Tag Archives: children

Owen Strachan: California Legislature Passes Bill Reducing Penalties for Pedophilia

The California legislature finished its 2020 session by passing Senate Bill 145, which seeks the reduction of penalties for those convicted on charges of pedophilia. The bill’s author, Senator Scott Wiener, said the bill corrects past unfair retribution for homosexual sex with a minor. But a fellow Democrat, Lorena Gonzalez, disagreed:

“Any sex is sex. I don’t care who it is between or what sex act it is. … I cannot … as a mother understand how sex between a 24-year-old and a 14-year-old could ever be consensual … We should never give up on this idea that children are not, should not be in any way subject to a predator.”

The nation needs to be aware of what is happening.

This piece of legislation erodes a key legal reality that the country still overwhelmingly supports: Our kids deserve protection. A 14-year-old does not, and should not, grant consent.

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Albert Mohler: COVID-19 and the American Family

The COVID-19 pandemic has done a lot to reveal the importance of the family.

Over these past five months we’ve seen a fascinating and revealing debate about the education of our children—with new conversations about public and private schooling, and of course new attention paid to homeschooling.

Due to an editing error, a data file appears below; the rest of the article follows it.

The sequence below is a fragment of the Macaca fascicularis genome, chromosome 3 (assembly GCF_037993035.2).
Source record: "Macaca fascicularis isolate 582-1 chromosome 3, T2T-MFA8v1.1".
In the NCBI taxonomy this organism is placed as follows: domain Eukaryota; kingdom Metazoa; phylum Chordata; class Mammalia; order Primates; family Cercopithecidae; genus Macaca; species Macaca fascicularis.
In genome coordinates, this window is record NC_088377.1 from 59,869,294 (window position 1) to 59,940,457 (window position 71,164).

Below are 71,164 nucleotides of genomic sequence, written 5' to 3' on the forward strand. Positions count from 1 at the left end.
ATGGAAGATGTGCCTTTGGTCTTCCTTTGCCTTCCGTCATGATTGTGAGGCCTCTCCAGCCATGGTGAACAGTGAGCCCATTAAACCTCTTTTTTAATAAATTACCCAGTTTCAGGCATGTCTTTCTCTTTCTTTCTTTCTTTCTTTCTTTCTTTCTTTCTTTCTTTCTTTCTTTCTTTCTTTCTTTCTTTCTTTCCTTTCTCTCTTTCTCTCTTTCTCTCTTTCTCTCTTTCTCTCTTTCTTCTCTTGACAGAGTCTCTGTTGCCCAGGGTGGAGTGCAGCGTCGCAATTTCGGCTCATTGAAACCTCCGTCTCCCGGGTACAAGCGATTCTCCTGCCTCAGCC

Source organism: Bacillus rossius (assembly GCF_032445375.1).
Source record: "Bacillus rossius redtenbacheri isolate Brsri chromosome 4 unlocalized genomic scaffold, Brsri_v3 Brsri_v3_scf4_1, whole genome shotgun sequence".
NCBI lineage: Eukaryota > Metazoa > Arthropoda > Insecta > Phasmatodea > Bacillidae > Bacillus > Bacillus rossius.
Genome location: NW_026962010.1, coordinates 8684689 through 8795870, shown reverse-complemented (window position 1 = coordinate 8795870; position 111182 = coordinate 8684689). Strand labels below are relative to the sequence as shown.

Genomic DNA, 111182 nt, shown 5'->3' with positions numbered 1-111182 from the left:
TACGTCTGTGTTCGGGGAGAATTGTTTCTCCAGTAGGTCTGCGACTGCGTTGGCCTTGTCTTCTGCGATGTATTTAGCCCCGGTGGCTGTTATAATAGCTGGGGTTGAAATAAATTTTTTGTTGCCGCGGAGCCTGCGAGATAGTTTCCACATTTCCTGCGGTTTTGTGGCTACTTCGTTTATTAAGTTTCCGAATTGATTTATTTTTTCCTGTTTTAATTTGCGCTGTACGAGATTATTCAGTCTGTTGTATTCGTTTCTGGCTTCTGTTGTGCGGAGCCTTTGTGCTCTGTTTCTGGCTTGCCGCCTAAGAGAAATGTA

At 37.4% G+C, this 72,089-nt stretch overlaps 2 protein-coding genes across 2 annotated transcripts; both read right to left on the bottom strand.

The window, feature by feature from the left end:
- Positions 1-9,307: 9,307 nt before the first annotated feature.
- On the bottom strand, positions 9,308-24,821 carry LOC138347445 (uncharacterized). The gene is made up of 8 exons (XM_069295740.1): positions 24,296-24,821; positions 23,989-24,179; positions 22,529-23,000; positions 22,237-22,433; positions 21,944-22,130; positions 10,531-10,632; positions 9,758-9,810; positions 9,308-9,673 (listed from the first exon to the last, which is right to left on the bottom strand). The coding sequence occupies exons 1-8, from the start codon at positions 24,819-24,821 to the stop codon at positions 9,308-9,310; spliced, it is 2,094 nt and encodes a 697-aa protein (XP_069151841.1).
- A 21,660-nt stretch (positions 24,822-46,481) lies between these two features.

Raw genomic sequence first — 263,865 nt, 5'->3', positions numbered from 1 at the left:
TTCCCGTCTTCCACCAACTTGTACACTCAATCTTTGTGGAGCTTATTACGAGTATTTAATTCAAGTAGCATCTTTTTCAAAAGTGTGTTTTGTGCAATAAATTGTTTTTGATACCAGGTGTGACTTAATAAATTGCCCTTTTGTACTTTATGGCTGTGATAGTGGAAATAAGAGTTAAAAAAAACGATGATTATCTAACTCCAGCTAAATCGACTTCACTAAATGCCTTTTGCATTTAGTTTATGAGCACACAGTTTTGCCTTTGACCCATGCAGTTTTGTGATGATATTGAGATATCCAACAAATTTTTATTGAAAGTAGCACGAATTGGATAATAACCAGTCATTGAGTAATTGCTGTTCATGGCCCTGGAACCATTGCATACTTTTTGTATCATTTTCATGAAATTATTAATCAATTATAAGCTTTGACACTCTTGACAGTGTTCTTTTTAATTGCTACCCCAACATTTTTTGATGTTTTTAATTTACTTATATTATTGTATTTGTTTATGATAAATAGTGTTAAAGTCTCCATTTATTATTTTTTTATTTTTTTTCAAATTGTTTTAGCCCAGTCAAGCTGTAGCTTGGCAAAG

We’re seeing a lot of talk as well about justice and equality, about the role of parents and the structure of families.

This revealing headline recently appeared in the New York Times: “Every Choice for Parents Contains Potential Risks or Unfair Advantages.”

Claire Cain Miller writes, “It’s the newest front in America’s parenting wars,”—and you can count on the fact now that parents are getting judged and criticized as she says, “on message boards and in backyard meetups and virtual PTA meetings.”

But our pandemic has served to reveal that there is no structure, no program, no government intervention that can ever replace a functioning intact family with a mom and a dad.

Family provides benefit.

For that we should be grateful—and not ashamed—and not ashamed to say it.

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Owen Strachan: Not a Time to Panic

People find many things terrifying: pandemics, tsunamis, robberies, no Wi-Fi signal or a cable outage. Add something else to this sobering list: the cancellation of summer camp.

A tweet from the New York Post voiced this fear: Can parents survive months of hell as the coronavirus cancels summer camps? The Post article quoted one mother whose son can’t attend a $14,000 summer camp: “I’m 100 percent in panic mode.”

Every father and mother can attest to the unique challenges of this pandemic season. But there is much good at hand. Families need not panic; we can reconnect. Summer hours can be long, but we can redeem them. Tensions may rise at certain points, but we can practice forgiveness, humility, and character development.

We shouldn’t despise our children, and time with them; we should cherish our kids.

This is a time to persevere; to pray; to play. It’s certainly not a time to panic.